Easy Amazon Wishlist 2.0 WordPress plugin goes live!

Easy Amazon Wishlist 2.0!

Ever since Amazon retired their wishlist API it’s been difficult for customer to find a convenient way to display their Wishlists (and now Idea Lists as well!) Wishlists are great for non-profits, social media stars with loyal customers, birthday, or for whatever reason you might want to provide a mechanism for someone to buy you something. We also added the capability to add an Amazon Idea list to your blog. These are ideal for recommending products on Amazon. We are going to work on a Facebook app to do something similar now, and we have great plans for the future of the plugin, but we have to prioritize, so please let us know what new feature for the Easy Amazon Wishlist pugin you would like to see worked on first! https://wordpress.org/plugins/easy-amazon-wishlist/

Coming Soon
What new feature do you want worked on first?
What new feature do you want worked on first?
What new feature do you want worked on first?

Incomplete WordPress Install

How to manually add a WordPress Admin

Well, we ran into an interesting problem the other day where we were able to install WordPress on a Windows 8 laptop for local development, but it only partially installed and stopped at step 2.

We hit refresh on the page, which resubmitted the login details from the first step and it takes you to a screen that says WordPress has already installed.

Now there are a couple reasons this error can come up…most likely because of a PHP server side timeout error…unfortunately the second step it failed on is the step where it adds the admin user to the WordPress install, so if you click the “Log in” button it takes you to the wp-login.php page, but you don’t have a user to login with, and if you go to the database and look in the users table you can see that it’s empty….so your options are to keep futzing with the php.ini file and restarting Apache until it installs correctly (and for that you just delete all the tables in your WordPress database and hit the /wp-admin/install.php file again), or we can install the admin user manually in the database. No manually adding a user to a WordPress install involved modifying the users, usermeta, and options table (in your install they will probably be called the wp_users, wp_usermeta, and wp_options tables or whatever your prefix might be that you’ve set in your configuration file). So in your MySQL database (or MariaDB I suppose) you want to run the following SQL queries to add rows to the relevant tables. Change “prefix” to whatever value you specified in step 1 for the wordpress database prefix. You can also find it in your wp-config.php file under $table_prefix = ‘prefix_’;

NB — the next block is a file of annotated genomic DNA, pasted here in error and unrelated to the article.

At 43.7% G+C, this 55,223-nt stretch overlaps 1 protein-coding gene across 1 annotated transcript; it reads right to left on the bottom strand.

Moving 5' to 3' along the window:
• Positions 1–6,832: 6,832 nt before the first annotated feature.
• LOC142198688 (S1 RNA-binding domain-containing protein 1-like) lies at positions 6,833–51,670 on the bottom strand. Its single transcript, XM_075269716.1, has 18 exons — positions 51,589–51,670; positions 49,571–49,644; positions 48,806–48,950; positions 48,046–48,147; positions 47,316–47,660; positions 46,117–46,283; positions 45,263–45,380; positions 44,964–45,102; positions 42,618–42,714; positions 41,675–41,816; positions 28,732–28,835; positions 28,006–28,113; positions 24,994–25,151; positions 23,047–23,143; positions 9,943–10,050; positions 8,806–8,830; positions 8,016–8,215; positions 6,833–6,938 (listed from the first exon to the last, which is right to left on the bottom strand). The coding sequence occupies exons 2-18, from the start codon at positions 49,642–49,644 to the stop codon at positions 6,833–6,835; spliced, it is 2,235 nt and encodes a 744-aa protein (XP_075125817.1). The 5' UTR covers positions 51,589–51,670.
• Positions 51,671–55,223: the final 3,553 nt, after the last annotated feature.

INSERT INTO `prefix_users` (`user_login`, `user_pass`, `user_nicename`, `user_email`, `user_status`)
VALUES ('newadmin', MD5('pass123'), 'firstname lastname', '[email protected]', '0');

INSERT INTO `prefix_usermeta` (`umeta_id`, `user_id`, `meta_key`, `meta_value`) 
VALUES (NULL, (Select max(id) FROM prefix_users), 'prefix_capabilities', 'a:1:{s:13:"administrator";s:1:"1";}');

INSERT INTO `prefix_usermeta` (`umeta_id`, `user_id`, `meta_key`, `meta_value`) 
VALUES (NULL, (Select max(id) FROM prefix_users), 'prefix_user_level', '10');

Make sure you specify your prefix in prefix_capabilities in the prefix_usermeta table, and prefix_user_level in the prefix_usermeta table (and notice the prefix_capabilities, and prefix_user_level above as well). On a side note, if you have multiple wordpress installs in different directories on the same website make sure prefix_user_roles in prefix_options has the right prefix. Let us know if you have any problems with these directions and we’ll see if we can’t point you in the right direction.